Thursday, September 3, 2009

Making Dough


I love pizza, but had left the making to my local shop. When I was with R, we experimented with pizza when he discovered the crust could easily be made in a bread machine. I left him to perfect this part of his repertoire and left myself out of the loop indulging only in his creations.

Since those days are over, I have spent a bit more time perfecting my recipes. There is still a lot of work to be done, but so far my experiments have provided a wealth of fruit to savor and delight in. The key is patience. Patience in waiting for the dough to rise. Patience in taking time to stretch the dough so it is thin enough to be crisp and yet thick enough to hold the toppings. Patience in not eating it as soon as it is removed from the oven or your will get a blister on the top of your mouth that will hurt for days.

I never thought I would say it, but I am developing patience.

Pizza is also one of those things that is perfect for week 2 of the food budget. This is a receptacle that holds all those wee bits of things and leftovers that you aren’t sure what to do with, but you know there is a starving child in China or South America or Africa (or even in the U.S.) that would appreciate the morsel that you are so ready to toss.

The duo I made today took something old, something new and something delicious. As the machine was doing all the hard work of making the dough, I made the sauce sprucing up some regular canned tomato sauce with about a ½ cup of sundried tomatoes in oil, chopped garlic and dried Italian seasonings. I let these swim together in a pot and when the taste had come to my liking, with a dash of salt and pepper, I whirred it around the food processor and voila, sauce.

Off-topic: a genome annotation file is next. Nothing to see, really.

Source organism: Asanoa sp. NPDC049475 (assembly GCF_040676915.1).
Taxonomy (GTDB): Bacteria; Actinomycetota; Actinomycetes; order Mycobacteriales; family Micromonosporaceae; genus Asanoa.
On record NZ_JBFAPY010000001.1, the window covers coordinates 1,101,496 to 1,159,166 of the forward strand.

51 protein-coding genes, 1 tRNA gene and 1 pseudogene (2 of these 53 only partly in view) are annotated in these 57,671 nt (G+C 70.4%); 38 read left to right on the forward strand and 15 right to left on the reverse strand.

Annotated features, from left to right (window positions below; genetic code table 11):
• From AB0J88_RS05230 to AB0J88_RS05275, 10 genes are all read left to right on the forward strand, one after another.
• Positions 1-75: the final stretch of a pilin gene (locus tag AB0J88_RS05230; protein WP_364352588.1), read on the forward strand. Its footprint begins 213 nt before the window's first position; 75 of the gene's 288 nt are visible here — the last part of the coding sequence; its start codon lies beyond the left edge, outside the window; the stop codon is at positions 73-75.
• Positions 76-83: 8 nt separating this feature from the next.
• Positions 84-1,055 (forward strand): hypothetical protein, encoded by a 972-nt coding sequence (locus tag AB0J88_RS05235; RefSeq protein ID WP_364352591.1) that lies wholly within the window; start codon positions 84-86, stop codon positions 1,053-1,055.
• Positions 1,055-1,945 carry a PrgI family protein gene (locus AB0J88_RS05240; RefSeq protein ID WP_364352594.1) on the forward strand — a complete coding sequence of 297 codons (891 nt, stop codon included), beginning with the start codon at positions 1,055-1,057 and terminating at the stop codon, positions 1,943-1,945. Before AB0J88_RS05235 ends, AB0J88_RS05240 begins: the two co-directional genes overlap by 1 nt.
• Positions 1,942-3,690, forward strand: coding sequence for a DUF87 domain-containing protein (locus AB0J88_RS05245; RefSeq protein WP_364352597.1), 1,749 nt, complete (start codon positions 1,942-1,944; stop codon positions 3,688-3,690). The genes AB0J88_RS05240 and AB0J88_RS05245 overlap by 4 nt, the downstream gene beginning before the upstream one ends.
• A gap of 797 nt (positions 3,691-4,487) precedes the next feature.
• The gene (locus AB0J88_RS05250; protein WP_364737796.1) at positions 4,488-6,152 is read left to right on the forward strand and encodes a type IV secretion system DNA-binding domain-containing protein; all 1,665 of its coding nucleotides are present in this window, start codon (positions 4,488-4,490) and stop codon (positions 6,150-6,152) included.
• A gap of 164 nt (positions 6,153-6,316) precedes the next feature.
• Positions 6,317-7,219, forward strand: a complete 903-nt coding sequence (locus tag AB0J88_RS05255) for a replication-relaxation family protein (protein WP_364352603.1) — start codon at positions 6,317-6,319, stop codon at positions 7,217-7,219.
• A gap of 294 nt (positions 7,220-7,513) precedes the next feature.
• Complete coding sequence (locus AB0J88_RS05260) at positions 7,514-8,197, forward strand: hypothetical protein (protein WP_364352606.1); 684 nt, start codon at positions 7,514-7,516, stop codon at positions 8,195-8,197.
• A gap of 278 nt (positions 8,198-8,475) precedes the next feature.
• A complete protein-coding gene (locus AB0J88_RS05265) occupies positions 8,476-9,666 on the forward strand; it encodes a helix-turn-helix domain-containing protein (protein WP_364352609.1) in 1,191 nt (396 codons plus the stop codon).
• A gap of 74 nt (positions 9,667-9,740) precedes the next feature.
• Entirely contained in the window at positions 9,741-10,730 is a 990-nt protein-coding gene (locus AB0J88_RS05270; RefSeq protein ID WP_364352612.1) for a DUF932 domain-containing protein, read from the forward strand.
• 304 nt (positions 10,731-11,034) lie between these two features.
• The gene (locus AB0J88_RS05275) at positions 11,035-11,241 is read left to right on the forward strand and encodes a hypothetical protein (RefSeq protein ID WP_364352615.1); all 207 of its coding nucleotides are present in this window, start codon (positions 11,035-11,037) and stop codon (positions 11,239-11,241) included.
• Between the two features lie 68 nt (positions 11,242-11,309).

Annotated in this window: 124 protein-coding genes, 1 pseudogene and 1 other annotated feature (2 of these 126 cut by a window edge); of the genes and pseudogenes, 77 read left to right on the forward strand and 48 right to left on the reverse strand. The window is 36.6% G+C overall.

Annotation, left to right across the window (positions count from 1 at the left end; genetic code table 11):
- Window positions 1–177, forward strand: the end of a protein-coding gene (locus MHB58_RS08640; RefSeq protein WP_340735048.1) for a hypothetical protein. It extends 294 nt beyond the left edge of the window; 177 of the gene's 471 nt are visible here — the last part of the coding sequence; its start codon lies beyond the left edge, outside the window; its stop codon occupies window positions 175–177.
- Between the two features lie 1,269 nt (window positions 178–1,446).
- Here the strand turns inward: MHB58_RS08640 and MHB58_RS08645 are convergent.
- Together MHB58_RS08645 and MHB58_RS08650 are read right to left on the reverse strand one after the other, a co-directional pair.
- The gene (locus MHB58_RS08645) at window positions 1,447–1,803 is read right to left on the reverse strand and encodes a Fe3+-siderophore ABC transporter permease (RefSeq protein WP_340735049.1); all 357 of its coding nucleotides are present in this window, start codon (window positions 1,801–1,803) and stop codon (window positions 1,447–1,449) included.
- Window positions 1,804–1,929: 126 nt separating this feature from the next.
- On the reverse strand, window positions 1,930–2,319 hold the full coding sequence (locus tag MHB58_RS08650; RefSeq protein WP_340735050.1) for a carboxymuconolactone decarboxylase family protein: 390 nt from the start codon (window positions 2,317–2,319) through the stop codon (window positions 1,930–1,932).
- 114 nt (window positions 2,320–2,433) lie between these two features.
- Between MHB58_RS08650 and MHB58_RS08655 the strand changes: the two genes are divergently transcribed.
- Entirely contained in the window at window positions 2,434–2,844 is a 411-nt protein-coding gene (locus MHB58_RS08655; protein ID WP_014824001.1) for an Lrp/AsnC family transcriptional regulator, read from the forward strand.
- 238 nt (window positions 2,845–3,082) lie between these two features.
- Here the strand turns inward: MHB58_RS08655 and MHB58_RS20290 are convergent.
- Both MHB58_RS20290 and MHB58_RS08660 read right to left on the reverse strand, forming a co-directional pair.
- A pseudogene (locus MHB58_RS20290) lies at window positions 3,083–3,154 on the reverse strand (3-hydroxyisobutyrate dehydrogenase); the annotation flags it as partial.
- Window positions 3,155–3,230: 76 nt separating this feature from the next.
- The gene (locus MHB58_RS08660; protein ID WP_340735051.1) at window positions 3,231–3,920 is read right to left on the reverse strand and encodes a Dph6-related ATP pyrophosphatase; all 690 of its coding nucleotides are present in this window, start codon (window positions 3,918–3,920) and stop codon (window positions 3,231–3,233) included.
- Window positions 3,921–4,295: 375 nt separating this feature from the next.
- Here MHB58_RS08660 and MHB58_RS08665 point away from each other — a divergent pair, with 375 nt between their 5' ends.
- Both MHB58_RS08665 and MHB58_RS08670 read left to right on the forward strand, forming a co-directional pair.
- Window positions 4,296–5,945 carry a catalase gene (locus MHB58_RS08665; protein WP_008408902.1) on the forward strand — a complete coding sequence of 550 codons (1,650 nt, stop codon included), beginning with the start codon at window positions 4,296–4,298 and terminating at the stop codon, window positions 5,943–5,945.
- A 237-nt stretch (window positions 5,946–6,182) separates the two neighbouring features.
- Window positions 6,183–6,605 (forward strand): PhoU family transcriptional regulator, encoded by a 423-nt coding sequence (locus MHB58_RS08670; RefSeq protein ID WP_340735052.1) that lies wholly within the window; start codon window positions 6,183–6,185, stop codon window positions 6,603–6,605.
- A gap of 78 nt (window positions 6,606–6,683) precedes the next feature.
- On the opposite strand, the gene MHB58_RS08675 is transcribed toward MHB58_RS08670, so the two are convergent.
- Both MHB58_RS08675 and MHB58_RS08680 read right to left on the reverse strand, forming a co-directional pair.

Now to scavenger in the fridge. Half a red onion, half a yellow pepper, some mushrooms that are about to grow fungus all their own and some organic chicken sausage. Only about a cup of cheese for the two pizzas, but that would have to do.

One pizza had a mighty amount of sausage that I took out of its casing and sauted before hand. (Taking sausage out if its casing is very erotic as it feel like disrobing a condom.) In another pan I sauted the mushrooms in olive oil and butter and paired them with onions and garlic finishing off with some red ale to release the crunchy bits. This went as the main flavor of the second pizza. I put my sauce on both discs of dough and topped with thinly sliced red onions, peppers and cheese. The sausage pizza called for sliced Spanish olives and torn basil, while the mushrooms wanted some extra parmesan.


I baked them individually at 450 for about 20 minutes and let them rest for 15 minutes more – which is the hardest part. What helped me is taking the pups for a walk which kept me away from temptation and made me think that it was OK to indulge in this treat.

With plenty left over, and the food budget at a stand still, these pies will be my meals for the week, or until friends find out and come over to see if I need any help.

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